Type 2 diabetes is a serious, life-limiting condition and is now widely acknowledged to be a global epidemic, with an estimated doubling of worldwide prevalence predicted within the next two decades. Furthermore, the condition is known to disproportionately affect those who have the poorest access to health care; this includes the elderly, ethnic minority groups in Western societies and increasingly the populations of developing countries in Asia, Africa and South America. Traditional hospital-based services in both developed and developing nations simply cannot deal with the numbers of patients with this disease. Health provision for diabeteswhich is accessible, effective and affordable is therefore a pressing need which must be addressed by all healthcare systems.
It has long been recognised that diabetes health care is most effective not only when it is structured and systematic, but also when patients are empowered to manage their own condition as much as possible.
In many countries there have been significant improvements in the quality of diabetes care in primary care.[3,4] The components of such care (which include protocol driven reviews, regular follow-up and appropriate referral of complex cases) are delivered by primary care teams, mainly general practitioners (GPs) and practice nurses, and in recent years have resulted in significant improvements for patients. However, problems remain and important failings of diabetes care in the UK (and elsewhere) include inadequate emphasis on patient education and empowerment and poorer outcomes for the most disadvantaged groups. In particular it has been demonstrated that ethnic minorities,  the elderly housebound, those in residential care and young adults continue to have inadequate service provision in the UK.
In a linked study by Otero-Sabogal and colleagues undertaken in a deprived US community, the findings of which are published in this edition of Quality of Primary Care, the authors suggest that in order to address these issues there now needs to be a move to utilise a wider healthcare team which includes trained community health workers. In their model, Otero- Sabogal et al describe the positive impact of community health workers (in partnership with physicians) on biochemical markers such as glycaemic and lipid control. Of particular note (albeit in an uncontrolled pilot study) is the success of trainedcommunity health workers in engaging disadvantaged groups and using their language skills and knowledge of the community to promote education and engagement. Not surprisingly, they found that patients had much higher satisfaction levels from this approach to healthcare delivery.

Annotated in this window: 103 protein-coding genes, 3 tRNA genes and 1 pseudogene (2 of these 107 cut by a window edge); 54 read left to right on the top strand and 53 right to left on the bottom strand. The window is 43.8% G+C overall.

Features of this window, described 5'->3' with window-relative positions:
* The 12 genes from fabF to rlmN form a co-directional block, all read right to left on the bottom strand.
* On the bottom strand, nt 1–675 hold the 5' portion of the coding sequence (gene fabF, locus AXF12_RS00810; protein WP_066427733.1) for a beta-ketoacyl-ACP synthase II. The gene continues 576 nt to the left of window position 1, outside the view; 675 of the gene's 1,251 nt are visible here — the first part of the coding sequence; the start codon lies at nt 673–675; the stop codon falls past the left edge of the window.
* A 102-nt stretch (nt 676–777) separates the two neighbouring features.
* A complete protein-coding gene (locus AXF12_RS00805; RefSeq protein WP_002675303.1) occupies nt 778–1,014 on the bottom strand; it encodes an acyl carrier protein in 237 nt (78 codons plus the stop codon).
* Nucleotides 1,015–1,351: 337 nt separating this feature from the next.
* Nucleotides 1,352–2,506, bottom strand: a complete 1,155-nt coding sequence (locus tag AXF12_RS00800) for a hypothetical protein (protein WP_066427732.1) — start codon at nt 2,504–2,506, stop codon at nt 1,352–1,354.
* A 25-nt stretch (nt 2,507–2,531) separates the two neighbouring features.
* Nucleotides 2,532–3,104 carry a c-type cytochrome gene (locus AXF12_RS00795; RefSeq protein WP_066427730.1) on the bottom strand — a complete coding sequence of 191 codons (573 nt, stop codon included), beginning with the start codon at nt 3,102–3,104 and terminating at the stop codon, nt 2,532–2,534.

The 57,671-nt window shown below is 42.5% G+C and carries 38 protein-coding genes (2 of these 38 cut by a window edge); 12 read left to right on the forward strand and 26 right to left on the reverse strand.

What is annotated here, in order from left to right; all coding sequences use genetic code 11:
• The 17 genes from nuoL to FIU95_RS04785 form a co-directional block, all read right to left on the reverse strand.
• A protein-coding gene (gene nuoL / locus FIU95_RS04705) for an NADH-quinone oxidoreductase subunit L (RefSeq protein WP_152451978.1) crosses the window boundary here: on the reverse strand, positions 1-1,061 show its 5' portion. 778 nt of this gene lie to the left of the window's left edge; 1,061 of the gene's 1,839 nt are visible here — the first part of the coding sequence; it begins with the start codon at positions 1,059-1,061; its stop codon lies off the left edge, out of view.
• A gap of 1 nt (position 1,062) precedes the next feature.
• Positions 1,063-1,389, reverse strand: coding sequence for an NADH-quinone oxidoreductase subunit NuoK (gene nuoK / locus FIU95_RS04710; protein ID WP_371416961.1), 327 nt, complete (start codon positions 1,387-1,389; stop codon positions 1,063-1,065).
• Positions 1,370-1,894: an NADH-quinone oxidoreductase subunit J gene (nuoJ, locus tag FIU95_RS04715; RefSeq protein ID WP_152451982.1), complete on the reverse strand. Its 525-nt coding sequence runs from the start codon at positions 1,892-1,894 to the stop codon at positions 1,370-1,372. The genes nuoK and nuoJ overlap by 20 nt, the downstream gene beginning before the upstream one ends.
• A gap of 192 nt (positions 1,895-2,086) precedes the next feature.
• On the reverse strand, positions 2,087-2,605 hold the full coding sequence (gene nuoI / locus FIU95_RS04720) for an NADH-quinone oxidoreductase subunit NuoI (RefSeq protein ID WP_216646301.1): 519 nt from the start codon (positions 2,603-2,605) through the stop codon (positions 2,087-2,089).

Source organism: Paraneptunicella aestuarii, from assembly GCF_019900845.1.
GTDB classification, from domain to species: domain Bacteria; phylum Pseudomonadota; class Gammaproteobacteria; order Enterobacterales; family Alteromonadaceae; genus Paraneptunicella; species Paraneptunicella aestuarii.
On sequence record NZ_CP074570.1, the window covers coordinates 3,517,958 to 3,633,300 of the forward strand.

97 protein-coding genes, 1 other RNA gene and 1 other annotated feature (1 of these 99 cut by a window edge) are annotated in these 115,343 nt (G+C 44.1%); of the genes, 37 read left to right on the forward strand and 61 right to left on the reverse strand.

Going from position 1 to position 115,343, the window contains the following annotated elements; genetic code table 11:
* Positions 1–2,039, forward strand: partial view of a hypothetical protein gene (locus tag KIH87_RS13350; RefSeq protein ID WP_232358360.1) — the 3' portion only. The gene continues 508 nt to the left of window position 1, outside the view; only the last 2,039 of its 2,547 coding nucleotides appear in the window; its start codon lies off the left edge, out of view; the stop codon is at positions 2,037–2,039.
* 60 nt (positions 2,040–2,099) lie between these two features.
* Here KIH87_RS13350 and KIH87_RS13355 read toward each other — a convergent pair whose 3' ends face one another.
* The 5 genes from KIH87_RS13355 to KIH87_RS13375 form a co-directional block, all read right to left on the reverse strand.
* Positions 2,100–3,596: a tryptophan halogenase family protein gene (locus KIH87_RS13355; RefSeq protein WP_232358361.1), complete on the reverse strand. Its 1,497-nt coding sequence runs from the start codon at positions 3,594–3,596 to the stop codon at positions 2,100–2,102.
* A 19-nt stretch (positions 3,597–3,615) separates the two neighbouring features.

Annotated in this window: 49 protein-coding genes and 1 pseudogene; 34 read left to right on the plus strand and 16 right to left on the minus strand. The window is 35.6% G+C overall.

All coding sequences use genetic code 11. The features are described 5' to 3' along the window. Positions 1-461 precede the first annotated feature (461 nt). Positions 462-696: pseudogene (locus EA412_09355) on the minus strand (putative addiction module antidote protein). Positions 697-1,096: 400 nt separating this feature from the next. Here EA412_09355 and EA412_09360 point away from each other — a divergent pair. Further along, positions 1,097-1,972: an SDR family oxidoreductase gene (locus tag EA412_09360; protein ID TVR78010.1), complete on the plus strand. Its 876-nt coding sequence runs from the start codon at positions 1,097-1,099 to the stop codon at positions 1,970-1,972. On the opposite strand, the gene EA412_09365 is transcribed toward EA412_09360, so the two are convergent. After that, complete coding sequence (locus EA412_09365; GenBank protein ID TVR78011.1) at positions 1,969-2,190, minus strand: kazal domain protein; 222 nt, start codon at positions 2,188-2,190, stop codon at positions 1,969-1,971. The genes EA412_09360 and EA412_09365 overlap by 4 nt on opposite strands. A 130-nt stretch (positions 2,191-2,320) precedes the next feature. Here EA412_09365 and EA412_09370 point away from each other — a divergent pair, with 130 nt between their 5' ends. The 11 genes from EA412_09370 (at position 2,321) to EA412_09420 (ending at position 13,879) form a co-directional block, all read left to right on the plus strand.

This model of delivering diabetes care is potentially cheaper and is of obvious attraction to developing countries, where the availability of trained doctors and nurses is limited. It is also a model to help address inequalities in developed healthcare systems where traditional healthcare professionals may find it difficult to engage with minority groups.
This type of approach is not entirely novel in the UK, and has been tried on a limited scale with the use of peer education for cardiovascular disease prevention and more extensively for expert patient programmes for chronic disease. Whilst these initiatives have demonstrated some success, they have not been followed up with longer term funding, nor have they been mainstreamed into the healthcare system: this is partly because they have not been evaluated in a rigorous manner. The move of diabetes services from hospital to community raises many issues and highlights the importance of an evidence base formodels of care delivery. Without such evidence it will not be possible to establish a consensus among clinicians and patients for such transformation of services.
If we are to move forward with using trained community health workers (or indeed other models of service delivery), more rigorous research (including randomised controlled trials) needs to be undertaken. These need to focus on the impact of such programmes on clinical and cost-effectiveness as well as helping to identify effective methodologies to implement this evidence into service delivery. A model of how such programmes should be developed, evaluated and implemented is the DESMOND programme, a community based structured patient education programme for type 2 diabetes which promises much for improving diabetes education and empowerment, including for hard to reach groups.
Commissioned; not externally peer reviewed.